Twin Peaks: Fire Walk with Me

Addendum to that similarly-titled previous post: Okay, now I am actually done with this thing. This Twin Peaks thing. Feels good. Feels like I’ve accomplished something. And been totally mind-fucked and terrified in the process. Thanks, David Lynch!

I had heard such bad things about this movie that I had pretty low expectations for it. By that rationale, it greatly exceeded those expectations! Huzzah. Then again, when Chris Isaak and David Bowie are inexplicably involved in something, I have a hard time being opposed to it. Nevermind that Isaak’s cop character was charming but useless and Bowie’s whatever he was was utterly confusing. Anyway, these two were in the boring part of the movie (read: the part that happened before all the people I know and love came back, and the signature song kicked in).

It was good to see the gang again, even after such a short break, and even for such an abbreviated reunion. Agent Dale Cooper (Kyle “The Mayor” MacLachlan) was barely in the movie, though at least he didn’t pull a Sherilynn Fenn or Lara Flynn Boyle and ditch altogether. They were missed, for sure. Moira Kelly, though, did a pretty convincing job of picking up the Donna slack. And I really enjoyed learning a bit more about James (James Marshall) and Bobby (Dana Ashbrook) and how their high school debauchery intersected with Laura Palmer’s (Sheryl Lee). And, in the end, Lynch gives us enough evidence to use to hate Leo (Eric Da Re), in case those last few episodes of the show provided a disturbing counterargument. (Which they did. For me.)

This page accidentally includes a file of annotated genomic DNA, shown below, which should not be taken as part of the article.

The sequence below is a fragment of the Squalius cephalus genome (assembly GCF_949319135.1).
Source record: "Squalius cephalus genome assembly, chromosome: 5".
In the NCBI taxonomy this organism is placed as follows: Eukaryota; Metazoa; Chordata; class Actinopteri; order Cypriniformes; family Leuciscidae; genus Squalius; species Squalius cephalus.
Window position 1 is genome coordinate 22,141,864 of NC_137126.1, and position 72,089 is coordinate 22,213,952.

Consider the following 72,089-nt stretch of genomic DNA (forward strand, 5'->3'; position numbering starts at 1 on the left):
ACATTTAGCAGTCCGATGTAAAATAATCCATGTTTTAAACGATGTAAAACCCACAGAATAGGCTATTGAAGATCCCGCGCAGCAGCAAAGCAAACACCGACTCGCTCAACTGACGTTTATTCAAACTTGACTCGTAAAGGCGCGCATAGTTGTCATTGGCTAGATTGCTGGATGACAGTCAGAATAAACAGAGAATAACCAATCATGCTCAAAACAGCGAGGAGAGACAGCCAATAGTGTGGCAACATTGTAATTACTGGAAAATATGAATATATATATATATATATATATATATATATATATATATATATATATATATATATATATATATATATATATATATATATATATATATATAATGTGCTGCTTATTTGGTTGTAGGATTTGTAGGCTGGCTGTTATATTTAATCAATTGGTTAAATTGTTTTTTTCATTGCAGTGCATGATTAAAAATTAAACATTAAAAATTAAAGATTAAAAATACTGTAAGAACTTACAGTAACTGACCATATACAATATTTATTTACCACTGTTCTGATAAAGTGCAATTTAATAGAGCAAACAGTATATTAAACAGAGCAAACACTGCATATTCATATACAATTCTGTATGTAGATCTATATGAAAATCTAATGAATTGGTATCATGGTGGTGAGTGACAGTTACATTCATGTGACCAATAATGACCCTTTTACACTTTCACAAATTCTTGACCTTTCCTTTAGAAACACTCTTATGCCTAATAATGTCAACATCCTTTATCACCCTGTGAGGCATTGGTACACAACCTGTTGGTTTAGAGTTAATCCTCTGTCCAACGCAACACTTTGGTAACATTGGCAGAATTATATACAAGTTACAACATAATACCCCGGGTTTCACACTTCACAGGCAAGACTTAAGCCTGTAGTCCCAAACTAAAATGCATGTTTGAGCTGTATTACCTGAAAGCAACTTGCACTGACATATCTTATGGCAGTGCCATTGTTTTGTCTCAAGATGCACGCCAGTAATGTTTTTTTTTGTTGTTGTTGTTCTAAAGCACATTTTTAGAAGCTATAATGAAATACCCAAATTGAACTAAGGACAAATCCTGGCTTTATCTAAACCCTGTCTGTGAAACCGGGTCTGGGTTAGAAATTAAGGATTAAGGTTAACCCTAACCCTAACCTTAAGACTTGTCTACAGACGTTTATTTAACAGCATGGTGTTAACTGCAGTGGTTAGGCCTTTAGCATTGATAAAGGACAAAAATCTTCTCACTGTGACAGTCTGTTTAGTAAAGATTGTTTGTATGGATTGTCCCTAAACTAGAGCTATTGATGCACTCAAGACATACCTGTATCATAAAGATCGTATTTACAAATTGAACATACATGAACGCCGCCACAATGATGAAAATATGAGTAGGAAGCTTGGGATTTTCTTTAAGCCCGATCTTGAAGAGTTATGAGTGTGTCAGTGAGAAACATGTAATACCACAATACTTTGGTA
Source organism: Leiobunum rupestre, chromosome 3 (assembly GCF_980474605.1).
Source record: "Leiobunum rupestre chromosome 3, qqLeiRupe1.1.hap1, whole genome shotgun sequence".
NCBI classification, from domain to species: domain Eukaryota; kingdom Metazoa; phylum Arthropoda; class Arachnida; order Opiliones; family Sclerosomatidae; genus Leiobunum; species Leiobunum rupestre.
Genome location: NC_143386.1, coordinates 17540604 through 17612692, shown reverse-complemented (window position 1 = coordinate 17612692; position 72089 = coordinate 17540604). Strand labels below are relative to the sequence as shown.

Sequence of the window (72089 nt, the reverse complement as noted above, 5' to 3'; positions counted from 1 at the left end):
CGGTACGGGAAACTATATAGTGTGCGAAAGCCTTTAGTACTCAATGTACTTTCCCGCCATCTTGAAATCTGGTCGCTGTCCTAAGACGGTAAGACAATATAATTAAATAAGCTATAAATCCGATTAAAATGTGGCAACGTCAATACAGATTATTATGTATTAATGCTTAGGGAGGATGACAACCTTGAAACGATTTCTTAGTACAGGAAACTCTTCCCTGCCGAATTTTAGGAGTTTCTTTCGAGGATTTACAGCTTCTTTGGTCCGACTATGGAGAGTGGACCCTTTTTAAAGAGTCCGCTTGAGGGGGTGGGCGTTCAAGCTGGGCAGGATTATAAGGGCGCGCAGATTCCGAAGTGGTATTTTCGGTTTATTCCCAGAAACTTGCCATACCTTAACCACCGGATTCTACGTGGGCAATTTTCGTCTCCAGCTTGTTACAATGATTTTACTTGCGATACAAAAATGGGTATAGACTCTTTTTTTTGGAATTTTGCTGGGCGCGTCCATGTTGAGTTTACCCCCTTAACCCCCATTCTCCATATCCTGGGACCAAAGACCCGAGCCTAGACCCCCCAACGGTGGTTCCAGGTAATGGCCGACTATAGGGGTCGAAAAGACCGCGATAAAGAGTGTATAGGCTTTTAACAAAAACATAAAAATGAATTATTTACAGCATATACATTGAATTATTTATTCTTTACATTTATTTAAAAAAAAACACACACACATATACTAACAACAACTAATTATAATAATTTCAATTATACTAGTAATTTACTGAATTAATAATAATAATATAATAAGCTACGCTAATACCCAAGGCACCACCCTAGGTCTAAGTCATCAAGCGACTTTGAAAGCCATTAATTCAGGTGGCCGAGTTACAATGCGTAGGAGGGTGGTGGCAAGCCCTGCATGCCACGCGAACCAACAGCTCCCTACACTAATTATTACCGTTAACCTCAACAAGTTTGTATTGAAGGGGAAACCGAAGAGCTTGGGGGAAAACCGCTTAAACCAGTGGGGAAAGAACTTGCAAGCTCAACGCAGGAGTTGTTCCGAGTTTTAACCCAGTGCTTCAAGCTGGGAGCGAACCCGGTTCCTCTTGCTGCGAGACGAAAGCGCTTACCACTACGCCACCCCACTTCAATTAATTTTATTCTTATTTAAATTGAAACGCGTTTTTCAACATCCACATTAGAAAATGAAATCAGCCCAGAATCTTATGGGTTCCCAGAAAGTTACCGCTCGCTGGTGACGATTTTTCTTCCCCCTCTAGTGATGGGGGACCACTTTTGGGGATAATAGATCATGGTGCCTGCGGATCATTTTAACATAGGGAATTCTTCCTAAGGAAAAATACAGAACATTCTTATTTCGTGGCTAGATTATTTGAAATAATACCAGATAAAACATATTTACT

Fire Walk with Me is a bundle of fascinating contradictions. It fills in about 75% of the Laura Palmer-related blanks, thus enhancing the story of Twin Peaks, yet none of the movie is necessary at all. The show stands alone with its loose ends and mysteries, for the most part. The character of Laura Palmer is so incredibly intriguing in the show that, of course we’d want to know more about her in a movie. But the character in the movie is kind of a huge bitch. She’s that popular girl who’s both an enigma and an emotionally-draining wreck with no sense of how real human interactions should occur. She uses everyone around her to fuel her drug habits, her bad behaviour, and her generally risky business. It’s hard to feel sorry for her.

Except, wait! Her dad is possessed by a demon person! Bob terrifies me like few other villains have. Still. He climbs in Laura’s window at one point during the movie, and this is basically eternally haunting to me now. Thank goodness I do not live on the ground floor of my building. I’ll keep mum about the rest of that scene, because it’s genuinely disturbing, and more effective as a surprise, but suffice it to say that unchanging facial expressions cut much deeper than any gory makeup ever could. I found it difficult to actually let myself be scared of Bob, because I’m so used to laughing off the absurdity of other bad guys. Laughing at Bob just made him creepier.

I also found myself wondering why this Bob person, or being, or whatever he is, chose to invade the Palmers. Why he found Leland Palmer (Ray “crazy eyes” Wise) such an amicable host, what was happening in Leland’s life that made him an easy target, why Laura and her father had such an awkward relationship, if Bob caused the souring or if it happened long ago? Does Bob represent some larger idea? Should we not do drugs? Should we feel societally freer to daydream? Should we never trust our parents?

All of the above. There’s probably another option we don’t know about, too. That’s the Lynchian way.

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